My Downton Disposition: How TV is Teaching Us
If you are like me and thousands of women across the nation (and Europe too!), the hit drama Downton Abbey consumed your Sunday nights for the first few months of this year. After getting my Downton fix, I often found myself talking to myself in a British accent, longing for someone to join in the sophisticated conversation (preferably Matthew Crawley). When Downton drama occurred it was as if it had affected my own life! I found myself completely depressed the day after one particular episode as if it really had a direct impact on my world. Funny how my mood is affected by what I watch.
Maybe you love another TV show like The Big Bang Theory, and struggle with letting crude jokes creep into your conversation with friends. Maybe you love Parenthood and start talking with your spouse about how you should work while he stays home with the kids. Or you watch Everybody Loves Raymond and think your husband or boyfriend is flat-out lazy…What about all that you do? Or you watch Glee and think, maybe this whole homosexual debate is a myth, that homosexuality isn’t sin and people are just born that way. Notice a pattern?
What we watch has a major impact on our attitudes whether we like to admit it or not.
Nicholas Johnson, author of How to Talk Back to Your Television Set, said, “All television is educational television. The question is, “What is it teaching?” Think about it. How do the shows that we watch, and, in all honesty, get addicted to, affect our lives? How do they affect the way we think? Do they cause us to think about things like gender roles, marriage, friendships, and work in a different way? Johnson talks in-depth about the great effects of television on society. The question is, “Are we allowing television to affect us more than the reality of God’s Truth?”
I’m not saying that TV is a sin, or direct from the pit. Television has allowed for great connection within society, prevented disaster, raised awareness, and the list goes on. However, as followers of Christ, we have to determine who or what is defining our worldview. Johnson has a point – the TV shows that we watch are educating us, and they are forming our worldview possibly without us even being aware of it. The effects can be positive, but also terribly negative.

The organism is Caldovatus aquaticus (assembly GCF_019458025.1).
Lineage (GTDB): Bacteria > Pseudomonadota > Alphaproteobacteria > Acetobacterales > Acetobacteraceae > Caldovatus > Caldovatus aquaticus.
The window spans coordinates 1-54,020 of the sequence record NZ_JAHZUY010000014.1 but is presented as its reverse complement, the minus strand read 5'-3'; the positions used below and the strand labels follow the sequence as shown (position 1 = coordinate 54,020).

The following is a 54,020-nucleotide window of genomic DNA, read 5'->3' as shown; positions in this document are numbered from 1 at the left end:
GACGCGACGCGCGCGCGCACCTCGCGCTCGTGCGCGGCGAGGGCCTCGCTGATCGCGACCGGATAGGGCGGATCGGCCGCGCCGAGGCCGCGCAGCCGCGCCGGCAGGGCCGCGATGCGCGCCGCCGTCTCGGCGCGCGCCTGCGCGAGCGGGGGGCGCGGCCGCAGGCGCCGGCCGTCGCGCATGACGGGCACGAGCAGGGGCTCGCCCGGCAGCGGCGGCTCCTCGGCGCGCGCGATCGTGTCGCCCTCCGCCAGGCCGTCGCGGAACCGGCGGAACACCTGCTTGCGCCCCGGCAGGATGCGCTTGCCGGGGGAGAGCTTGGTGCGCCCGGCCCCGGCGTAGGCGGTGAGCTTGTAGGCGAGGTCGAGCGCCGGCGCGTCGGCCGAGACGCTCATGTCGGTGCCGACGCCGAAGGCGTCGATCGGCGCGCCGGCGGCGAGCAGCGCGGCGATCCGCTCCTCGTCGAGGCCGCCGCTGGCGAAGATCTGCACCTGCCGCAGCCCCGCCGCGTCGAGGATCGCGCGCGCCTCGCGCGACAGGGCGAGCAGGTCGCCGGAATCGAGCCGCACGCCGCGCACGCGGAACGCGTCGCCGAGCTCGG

So, what are we to do? I don’t think it’s as much about having a list of what you can and can’t watch as much as it is about honoring to God and reflecting the gospel. If we’re not actively placing a filter on my heart and brain while watching TV, then we will definitely be inundated with a worldview apart different from God’s. “Do not conform any longer to the pattern of this world, but be transformed by the renewing of your mind. Then you will be able to test and approve what God’s will is – his good, pleasing and perfect will.” Romans 12:2
The Word of God is our filter.
It is by being inundated by His truth first, above everything else, that we can know what God’s heart beats for, to perceive and understand our world based from His perspective. Jesus spoke into this issue of our hearts in a most practically deep way when He said “The good man brings good things out of the good stored up in his heart, and the evil man brings evil things out of the evil stored up in his heart. For out of the overflow of his heart the mouth speaks” (Luke 6:45). It is simple enough. Whatever we fill ourselves with, will overflow into our spheres of influence.
My British accent may not have a negative effect on anyone (except for possibly annoying roommates), but the sadness that I experienced affected the opportunity I had to encourage those around me had I been in a more joyful mood. Needless to say, I’ll be thinking twice before tuning in to Downton next season.
What about you? What is your filter? What are you being filled with? And what is TV really teaching you?